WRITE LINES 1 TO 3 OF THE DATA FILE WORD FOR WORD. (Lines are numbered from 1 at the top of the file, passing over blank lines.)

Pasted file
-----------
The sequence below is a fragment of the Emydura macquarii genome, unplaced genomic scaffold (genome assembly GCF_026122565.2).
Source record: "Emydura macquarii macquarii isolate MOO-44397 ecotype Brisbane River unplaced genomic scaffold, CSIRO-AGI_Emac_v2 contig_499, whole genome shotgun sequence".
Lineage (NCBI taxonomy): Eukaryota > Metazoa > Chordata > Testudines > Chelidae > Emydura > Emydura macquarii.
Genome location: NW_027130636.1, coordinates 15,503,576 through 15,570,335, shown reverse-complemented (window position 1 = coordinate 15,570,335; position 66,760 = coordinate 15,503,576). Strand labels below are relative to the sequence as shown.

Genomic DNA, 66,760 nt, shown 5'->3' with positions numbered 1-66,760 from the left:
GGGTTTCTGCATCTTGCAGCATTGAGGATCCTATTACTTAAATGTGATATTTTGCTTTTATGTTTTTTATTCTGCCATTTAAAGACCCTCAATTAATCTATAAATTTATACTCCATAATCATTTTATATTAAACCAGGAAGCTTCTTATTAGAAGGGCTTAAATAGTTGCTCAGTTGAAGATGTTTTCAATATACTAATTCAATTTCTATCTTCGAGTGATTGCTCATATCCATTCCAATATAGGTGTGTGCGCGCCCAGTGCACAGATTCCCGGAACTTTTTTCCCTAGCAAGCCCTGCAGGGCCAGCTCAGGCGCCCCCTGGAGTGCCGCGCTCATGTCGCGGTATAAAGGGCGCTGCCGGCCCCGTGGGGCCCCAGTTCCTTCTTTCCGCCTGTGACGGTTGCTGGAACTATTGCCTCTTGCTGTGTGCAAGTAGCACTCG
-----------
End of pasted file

The sequence below is a fragment of the Emydura macquarii genome, unplaced genomic scaffold (genome assembly GCF_026122565.2).
Source record: "Emydura macquarii macquarii isolate MOO-44397 ecotype Brisbane River unplaced genomic scaffold, CSIRO-AGI_Emac_v2 contig_499, whole genome shotgun sequence".
Lineage (NCBI taxonomy): Eukaryota > Metazoa > Chordata > Testudines > Chelidae > Emydura > Emydura macquarii.